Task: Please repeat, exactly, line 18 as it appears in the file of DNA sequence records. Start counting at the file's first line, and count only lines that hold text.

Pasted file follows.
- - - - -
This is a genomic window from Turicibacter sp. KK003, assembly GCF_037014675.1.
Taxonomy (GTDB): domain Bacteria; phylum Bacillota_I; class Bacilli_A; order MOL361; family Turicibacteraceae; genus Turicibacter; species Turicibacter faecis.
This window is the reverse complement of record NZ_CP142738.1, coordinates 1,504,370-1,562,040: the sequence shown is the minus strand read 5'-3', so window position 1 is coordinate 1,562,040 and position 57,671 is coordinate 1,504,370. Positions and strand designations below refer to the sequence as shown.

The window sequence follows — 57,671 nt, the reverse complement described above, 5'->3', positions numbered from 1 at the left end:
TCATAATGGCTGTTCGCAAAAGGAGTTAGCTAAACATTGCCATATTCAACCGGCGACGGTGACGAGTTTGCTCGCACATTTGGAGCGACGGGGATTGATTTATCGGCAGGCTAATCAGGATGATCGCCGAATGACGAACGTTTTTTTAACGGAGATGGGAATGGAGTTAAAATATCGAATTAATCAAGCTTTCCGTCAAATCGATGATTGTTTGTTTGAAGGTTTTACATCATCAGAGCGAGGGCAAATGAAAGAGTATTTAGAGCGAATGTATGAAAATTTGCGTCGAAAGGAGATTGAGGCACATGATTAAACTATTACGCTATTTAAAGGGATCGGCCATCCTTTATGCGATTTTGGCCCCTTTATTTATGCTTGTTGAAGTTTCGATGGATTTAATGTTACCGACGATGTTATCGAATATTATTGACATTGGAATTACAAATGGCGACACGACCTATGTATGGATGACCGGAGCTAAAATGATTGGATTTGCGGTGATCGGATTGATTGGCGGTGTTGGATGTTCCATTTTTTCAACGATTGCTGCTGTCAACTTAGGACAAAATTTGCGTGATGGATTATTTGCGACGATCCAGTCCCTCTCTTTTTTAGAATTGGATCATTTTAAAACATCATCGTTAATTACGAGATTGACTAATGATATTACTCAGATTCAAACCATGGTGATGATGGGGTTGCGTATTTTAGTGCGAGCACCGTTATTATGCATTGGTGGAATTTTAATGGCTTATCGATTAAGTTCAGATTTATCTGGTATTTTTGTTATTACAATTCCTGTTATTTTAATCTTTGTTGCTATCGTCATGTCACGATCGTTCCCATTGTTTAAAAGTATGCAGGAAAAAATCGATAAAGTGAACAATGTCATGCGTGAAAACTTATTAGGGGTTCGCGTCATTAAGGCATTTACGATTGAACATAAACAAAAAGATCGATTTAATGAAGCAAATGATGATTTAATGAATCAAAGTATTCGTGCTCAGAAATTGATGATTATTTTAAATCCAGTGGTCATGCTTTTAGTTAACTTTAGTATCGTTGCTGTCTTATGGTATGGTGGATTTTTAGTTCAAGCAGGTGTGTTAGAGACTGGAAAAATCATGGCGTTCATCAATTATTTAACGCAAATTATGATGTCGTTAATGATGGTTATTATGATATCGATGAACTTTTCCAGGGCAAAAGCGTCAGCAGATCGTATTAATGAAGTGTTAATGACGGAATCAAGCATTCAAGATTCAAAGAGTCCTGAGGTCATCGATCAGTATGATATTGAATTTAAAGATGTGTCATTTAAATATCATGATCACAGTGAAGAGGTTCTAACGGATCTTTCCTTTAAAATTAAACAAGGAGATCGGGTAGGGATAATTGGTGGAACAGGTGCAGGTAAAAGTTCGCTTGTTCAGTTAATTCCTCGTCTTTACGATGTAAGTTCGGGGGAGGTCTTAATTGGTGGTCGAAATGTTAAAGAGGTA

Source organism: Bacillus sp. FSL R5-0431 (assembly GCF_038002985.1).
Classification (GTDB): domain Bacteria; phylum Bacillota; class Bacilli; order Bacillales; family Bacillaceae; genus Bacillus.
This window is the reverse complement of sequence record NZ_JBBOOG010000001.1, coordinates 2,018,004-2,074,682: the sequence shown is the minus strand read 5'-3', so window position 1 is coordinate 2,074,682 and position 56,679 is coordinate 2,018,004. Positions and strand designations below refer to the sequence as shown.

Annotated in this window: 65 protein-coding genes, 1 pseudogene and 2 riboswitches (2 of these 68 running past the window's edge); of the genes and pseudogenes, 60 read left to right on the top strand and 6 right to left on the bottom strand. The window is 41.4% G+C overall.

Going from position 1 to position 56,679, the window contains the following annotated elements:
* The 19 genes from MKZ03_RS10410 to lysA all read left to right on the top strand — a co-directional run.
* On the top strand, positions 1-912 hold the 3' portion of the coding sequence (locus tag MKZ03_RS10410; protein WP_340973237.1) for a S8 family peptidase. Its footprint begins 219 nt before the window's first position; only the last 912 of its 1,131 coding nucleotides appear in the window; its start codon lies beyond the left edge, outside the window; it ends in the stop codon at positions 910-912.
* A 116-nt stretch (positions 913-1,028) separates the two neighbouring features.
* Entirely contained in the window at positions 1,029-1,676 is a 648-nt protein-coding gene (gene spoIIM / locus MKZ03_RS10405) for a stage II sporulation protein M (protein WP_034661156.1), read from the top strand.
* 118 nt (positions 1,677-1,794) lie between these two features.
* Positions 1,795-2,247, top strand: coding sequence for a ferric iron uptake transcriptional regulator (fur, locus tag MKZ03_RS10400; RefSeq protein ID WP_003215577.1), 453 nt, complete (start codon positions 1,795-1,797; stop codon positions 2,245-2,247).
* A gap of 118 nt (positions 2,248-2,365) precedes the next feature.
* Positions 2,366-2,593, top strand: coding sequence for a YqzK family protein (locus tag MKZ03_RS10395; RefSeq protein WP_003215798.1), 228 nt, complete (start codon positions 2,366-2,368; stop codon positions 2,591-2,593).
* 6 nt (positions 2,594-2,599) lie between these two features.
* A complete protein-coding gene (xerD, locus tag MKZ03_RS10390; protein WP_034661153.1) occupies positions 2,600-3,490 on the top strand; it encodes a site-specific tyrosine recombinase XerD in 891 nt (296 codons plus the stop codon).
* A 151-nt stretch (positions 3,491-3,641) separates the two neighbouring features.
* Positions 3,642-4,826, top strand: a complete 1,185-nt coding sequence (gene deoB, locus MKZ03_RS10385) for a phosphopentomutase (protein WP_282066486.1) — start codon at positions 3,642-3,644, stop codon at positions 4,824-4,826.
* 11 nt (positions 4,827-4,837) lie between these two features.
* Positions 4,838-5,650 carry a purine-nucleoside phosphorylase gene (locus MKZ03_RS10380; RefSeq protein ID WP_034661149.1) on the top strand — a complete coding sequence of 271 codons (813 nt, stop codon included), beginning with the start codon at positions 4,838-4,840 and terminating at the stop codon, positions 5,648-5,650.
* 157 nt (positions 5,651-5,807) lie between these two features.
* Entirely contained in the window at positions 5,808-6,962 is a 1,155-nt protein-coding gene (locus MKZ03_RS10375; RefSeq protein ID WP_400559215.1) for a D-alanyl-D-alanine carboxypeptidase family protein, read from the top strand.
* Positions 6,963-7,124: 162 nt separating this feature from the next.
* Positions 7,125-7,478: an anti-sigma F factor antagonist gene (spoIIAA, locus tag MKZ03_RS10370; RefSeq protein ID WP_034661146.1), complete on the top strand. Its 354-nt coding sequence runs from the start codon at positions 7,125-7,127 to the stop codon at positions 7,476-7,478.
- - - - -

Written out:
* Positions 2,366-2,593, top strand: coding sequence for a YqzK family protein (locus tag MKZ03_RS10395; RefSeq protein WP_003215798.1), 228 nt, complete (start codon positions 2,366-2,368; stop codon positions 2,591-2,593).